By Matt Gibson
On March 29, a federal district court in New York ruled that DNA sequences are not eligible for patent protection under the U.S. patent laws. The ruling stems from an action filed by the Association for Molecular Pathology along with other organizations and individuals, challenging the validity and constitutionality of patents directed to DNA sequences for the BRCA1 and 2 genes as well as methods for using such sequences for diagnostic tests. The BRCA1 and 2 genes are important in identifying a predisposition to breast and ovarian cancers. Myriad Genetics, a co-defendant in the lawsuit and the exclusive licensee of the patents, uses the patented sequences to provide a genetic test for mutations in the BRCA genes.
Although laws of nature, physical phenomena and abstract ideas have long been held to be unpatentable subject matter, the United States Patent and Trademark Office (USPTO) has traditionally not considered isolated, purified DNA to fall within these categories based on the distinct differences between it and DNA as it exists naturally in the body. The defendants in this case argued that DNA should be treated the same as other naturally-occurring substances that do not exist naturally in the purified form, subject matter which courts have acknowledged as patentable. However, the court added that products of nature are only patentable in the purified form if they possess “markedly different characteristics” than they do in nature. In the end, the court rejected the defendants’ argument that DNA in the isolated, purified form is “markedly different” than naturally occurring DNA. In doing so, the court reasoned that DNA performs the same function, namely encoding information, regardless of whether it is inside or outside the body and that the structural differences are not relevant to this particular function. Based on this reasoning, the court held that isolated, purified DNA is not patentable subject matter.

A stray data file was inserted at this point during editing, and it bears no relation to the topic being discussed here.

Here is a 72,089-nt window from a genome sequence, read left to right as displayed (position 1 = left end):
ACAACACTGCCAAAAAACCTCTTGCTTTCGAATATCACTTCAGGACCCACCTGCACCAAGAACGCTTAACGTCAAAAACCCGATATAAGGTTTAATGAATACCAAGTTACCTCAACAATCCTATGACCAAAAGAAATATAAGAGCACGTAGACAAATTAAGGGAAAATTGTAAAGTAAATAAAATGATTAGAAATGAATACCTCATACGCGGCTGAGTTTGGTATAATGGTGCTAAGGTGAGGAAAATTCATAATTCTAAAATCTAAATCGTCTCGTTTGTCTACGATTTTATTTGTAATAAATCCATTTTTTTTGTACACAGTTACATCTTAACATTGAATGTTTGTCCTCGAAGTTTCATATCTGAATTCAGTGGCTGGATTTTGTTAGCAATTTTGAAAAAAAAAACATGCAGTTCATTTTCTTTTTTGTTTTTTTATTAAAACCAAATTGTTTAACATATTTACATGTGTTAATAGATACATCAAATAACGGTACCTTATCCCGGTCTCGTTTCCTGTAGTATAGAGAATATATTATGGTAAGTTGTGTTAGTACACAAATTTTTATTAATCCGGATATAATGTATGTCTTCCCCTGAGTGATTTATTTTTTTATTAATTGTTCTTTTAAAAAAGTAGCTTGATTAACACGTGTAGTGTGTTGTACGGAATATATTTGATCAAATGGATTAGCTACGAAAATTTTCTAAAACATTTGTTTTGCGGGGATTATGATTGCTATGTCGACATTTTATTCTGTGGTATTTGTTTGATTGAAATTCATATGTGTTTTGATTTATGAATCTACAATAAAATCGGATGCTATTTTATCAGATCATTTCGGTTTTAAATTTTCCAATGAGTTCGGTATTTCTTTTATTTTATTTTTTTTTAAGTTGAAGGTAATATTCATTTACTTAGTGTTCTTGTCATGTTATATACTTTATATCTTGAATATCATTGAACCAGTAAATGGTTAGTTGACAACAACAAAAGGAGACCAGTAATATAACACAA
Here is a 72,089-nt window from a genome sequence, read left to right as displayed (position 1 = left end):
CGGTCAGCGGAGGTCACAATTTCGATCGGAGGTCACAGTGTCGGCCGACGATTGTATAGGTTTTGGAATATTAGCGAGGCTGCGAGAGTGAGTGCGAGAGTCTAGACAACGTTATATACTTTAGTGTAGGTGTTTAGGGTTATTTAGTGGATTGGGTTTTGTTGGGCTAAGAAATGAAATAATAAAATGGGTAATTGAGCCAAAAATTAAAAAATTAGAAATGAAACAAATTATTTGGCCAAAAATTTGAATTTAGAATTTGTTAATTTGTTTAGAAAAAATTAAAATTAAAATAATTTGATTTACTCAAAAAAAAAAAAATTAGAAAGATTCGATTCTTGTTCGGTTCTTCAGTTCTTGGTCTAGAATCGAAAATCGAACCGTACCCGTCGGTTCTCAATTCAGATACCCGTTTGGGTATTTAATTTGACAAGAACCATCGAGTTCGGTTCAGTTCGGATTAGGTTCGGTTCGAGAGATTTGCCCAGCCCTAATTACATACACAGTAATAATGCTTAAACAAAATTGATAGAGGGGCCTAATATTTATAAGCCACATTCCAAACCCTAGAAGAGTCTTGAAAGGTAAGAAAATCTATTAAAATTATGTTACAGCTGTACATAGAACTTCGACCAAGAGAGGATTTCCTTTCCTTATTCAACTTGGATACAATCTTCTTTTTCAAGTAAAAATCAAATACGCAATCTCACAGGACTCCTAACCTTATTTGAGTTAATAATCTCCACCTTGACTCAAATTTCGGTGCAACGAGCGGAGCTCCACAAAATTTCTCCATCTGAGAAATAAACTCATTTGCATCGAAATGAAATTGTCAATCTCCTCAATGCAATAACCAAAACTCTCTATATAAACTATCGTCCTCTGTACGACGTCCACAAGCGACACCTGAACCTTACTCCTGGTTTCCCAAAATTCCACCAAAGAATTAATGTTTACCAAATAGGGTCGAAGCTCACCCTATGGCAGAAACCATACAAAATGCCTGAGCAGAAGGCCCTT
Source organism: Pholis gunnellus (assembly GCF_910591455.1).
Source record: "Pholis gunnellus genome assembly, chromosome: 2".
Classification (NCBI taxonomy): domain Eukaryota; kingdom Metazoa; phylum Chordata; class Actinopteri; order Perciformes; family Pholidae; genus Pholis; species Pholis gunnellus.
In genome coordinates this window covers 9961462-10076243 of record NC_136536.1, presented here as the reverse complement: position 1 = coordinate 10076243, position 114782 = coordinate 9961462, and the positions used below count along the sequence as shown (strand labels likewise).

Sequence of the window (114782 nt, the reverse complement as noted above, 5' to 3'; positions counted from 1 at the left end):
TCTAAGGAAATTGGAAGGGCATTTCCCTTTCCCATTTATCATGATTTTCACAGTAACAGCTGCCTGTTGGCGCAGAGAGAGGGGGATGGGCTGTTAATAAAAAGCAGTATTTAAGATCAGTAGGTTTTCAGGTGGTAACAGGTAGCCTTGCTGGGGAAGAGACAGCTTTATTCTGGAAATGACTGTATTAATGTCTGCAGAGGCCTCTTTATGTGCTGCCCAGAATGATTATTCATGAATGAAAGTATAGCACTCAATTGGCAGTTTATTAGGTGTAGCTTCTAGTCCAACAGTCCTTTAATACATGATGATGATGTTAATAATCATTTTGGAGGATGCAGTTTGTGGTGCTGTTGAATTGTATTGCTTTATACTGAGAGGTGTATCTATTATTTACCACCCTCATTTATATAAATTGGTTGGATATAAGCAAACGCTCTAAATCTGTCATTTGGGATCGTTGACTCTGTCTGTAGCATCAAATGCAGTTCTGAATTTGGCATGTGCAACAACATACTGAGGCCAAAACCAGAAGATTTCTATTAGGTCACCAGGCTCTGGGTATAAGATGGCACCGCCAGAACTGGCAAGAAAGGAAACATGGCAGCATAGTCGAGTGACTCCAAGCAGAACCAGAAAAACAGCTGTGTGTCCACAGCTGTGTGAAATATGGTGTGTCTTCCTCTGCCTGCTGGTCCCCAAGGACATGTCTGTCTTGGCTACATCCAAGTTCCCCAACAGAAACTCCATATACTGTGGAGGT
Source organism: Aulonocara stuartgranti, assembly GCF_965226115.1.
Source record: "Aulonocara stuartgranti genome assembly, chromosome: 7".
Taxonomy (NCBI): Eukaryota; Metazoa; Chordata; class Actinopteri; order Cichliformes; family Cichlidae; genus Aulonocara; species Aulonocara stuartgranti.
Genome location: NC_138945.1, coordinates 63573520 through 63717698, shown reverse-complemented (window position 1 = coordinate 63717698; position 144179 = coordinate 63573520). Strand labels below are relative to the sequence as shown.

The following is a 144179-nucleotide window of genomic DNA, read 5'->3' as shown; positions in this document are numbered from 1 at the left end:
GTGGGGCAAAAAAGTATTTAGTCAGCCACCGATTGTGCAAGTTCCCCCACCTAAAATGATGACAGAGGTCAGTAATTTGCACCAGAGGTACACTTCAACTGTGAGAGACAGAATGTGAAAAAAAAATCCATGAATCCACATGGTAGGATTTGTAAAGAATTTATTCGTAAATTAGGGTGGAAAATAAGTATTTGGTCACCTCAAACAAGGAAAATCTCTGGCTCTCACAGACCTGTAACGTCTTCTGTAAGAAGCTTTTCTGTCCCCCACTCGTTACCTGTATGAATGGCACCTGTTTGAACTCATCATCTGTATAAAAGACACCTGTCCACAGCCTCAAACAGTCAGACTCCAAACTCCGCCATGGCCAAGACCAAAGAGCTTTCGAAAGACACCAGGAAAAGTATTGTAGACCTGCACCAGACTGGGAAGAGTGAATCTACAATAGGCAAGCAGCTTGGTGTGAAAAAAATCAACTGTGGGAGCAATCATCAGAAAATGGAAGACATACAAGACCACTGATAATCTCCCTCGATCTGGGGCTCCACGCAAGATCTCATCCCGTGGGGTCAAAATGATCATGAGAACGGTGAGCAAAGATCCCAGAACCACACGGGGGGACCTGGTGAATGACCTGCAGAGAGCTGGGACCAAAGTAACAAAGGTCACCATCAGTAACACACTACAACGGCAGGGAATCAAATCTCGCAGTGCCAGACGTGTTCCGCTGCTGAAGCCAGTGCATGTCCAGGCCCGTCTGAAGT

It is likely that the defendants in this case will appeal this decision to the U.S. Court of Appeals for the Federal Circuit. This will be a question of first impression for the Federal Circuit and as such, it will be very hard to predict which way the court will rule on this issue. If the decision is upheld by the Federal Circuit, it could have an enormous impact on the realm of biotechnology. In addition, there could be instant ramifications to owners of patents directed to genetic sequences as other parties may now be more inclined to seek similar judgments from other federal district courts. The case discussed herein is Association for Molecular Pathology et al. v. United States Patent and Trademark Office, et al., Case No. 1:09-cv-04515-RWS (S.D.N.Y. 2010).